The results reported found that in the group with HCV:

•    27.7% had normal glucose levels,
•    34.6% had impaired glucose tolerance and,
•    37.8% had diabetes. 

In addition, the authors found that there was an increase in the prevalence of glucose abnormalities in people with chronic hepatitis C (65.8%) compared to the control group (35.3%). 

The authors stated that the study results would suggest that people with chronic hepatitis C should be screened for diabetes.

The results from another study on diabetes in people with hepatitis C showed a marked increase in the rates of liver cancer in people infected with hepatitis C who also had diabetes.  Researchers headed up by Bart Veldt2 and Harry Janssen of the Erasmus MC University Medical Center in the Netherlands analyzed data from five large hepatology centers throughout Europe that included 541 patients (mean age 50 yo) of whom 85 had diabetes. 

The percentage of people who were infected with HCV and who also had diabetes increased based on the severity of fibrosis:   

•    10.5% - Ishak score 4*
•    12.5% - Ishak score 5
•    19.1% - Ishak score 6

*The scoring system for the degree of fibrosis used was the Ishak – with 0 as no fibrosis to 6 as cirrhosis.  

More importantly, in a mean follow-up period of 4 years, 11 (13%) patients with diabetes developed hepatocellular carcinoma, or liver cancer, compared to only 27 (5.9%) patients in the HCV non-diabetic group.  After 5 years, the incidence of liver cancer was 11.4% in the diabetic group compared to 5.0% in the non-diabetic group. 

The authors concluded that “in patients with chronic hepatitis C and advanced cirrhosis, diabetes mellitus increases the risk of developing HCC.”

Although the two studies listed below do not specifically address hepatitis C, they do deal with issues related to metabolic disorders which are important factors in maintaining overall health, and specifically influence HCV disease progression and management as well as HCV treatment outcome.  The last study specifically addresses the affect of diet on HCV disease progression and treatment outcome. 

The first study, by Sahi et al.,3 compared the safety and effectiveness of various diets.  The trial included 322 moderately obese people who followed the Mediterranean (restricted calories), low fat (restricted calories) and the low-carbohydrate (non-restricted calories) over a period of 2 years.  The mean weight loss by diet was:

  • Mediterranean-diet group:  4.4 kg (9.68 lbs),
  • Low-Fat diet group:  2.9 kg (6.38 lbs)
  • Low-carbohydrate group:  4.7 kg (10.34 lbs)

Of the 272 people who were able to complete the study, the mean weight loss by diet was:

  • Mediterranean-diet group:  4.6 kg (10.12 lbs),
  • Low-fat diet group:  3.3 kg (7.26 lbs),
  • Low-carbohydrate diet group:  5.5 kg (12.1 lbs)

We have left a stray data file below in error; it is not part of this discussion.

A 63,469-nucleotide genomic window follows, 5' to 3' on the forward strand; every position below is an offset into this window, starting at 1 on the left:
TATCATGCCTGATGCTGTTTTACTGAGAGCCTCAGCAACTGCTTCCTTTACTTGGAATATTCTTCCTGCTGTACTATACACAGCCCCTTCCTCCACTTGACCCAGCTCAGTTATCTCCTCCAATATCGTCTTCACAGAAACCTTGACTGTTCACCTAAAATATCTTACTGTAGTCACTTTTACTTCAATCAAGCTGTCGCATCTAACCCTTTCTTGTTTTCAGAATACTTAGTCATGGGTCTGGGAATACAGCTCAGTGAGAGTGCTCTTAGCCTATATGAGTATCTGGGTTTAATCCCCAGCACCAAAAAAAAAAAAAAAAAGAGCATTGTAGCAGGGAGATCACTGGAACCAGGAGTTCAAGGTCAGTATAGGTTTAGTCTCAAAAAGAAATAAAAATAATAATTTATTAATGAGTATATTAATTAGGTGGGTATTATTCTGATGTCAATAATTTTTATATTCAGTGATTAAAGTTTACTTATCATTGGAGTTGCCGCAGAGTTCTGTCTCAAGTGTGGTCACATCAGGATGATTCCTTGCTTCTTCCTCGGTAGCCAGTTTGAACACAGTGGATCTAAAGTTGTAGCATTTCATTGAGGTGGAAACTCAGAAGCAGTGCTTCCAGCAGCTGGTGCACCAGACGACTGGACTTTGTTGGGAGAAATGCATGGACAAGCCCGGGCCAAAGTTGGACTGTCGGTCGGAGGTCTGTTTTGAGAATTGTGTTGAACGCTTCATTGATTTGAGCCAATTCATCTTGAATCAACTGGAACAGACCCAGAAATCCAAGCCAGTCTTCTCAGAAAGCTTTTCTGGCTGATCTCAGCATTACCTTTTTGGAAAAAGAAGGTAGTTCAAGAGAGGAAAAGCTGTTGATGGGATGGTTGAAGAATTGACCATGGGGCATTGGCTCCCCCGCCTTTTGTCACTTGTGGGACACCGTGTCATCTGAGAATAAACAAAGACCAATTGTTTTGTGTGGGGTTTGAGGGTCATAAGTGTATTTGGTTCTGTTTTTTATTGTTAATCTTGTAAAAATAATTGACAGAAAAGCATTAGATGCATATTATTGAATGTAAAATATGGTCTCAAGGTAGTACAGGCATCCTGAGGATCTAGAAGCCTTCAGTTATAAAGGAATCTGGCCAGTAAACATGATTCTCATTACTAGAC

The authors concluded that the low-carbohydrate diet was favorable for lowering lipids (fats) and the Mediterranean-diet was more favorable towards glycemic (blood sugar) control and they suggested that “personal preferences and metabolic considerations might inform individualized tailoring of dietary interventions.”

The second study, by Sofi et al.,4 reviewed 12 studies that included a total of 1,574,299 patients to evaluate the association between adherence to a Mediterranean diet, death and incidence of disease.  The participants were followed for a time period ranging from 3 to 18 years from 1966 to June 30, 2008.  On a nine-point scale, the authors found that a two-point increase in adherence to the Mediterranean-like diet was associated with a significant reduction in:

  • Overall death (9%)
  • Cardiovascular diseases (9%)
  • Death from cancer (6%)
  • The incidence of Alzheimer’s or Parkinson’s disease (13%)

The authors concluded that “[These] results seem to be clinically relevant for public health, in particular for encouraging a Mediterranean-like dietary pattern for primary prevention of major chronic diseases.” 

The Mediterranean diet in this study varied but was generally a diet rich in legumes, cereals, fruits/nuts, vegetables, fish, olive oil, and low in the consumption of meat, meat products, dairy products, and alcohol.   

Can we take the information from the two general studies and apply the outcomes to people with hepatitis C?  That’s exactly what researchers Loguercio, C et. al5 in Italy attempted to answer in a prospective clinical trial of over 1,084 patients with chronic hepatitis C (432 treated with interferon/ribavirin) and 2,326 people without hepatitis C (control group).  The participants’ dietary and alcohol consumption was evaluated with a questionnaire.  Body mass index was measured and various laboratory tests, including blood glucose, cholesterol, triglycerides, nitrogen, and creatinine as well as routine liver function tests, were done.  All of the study subjects were well-matched for weight (50% overweight), alcohol consumption (60% consumed alcohol), and dietary habits.  The results found that “alcohol intake differed significantly between treatment responders and non-responders to interferon therapy,” and that “dietary composition was related to the extent of liver damage.”  The authors commented that, “This suggests that HCV patients may benefit from instructions regarding their diet.”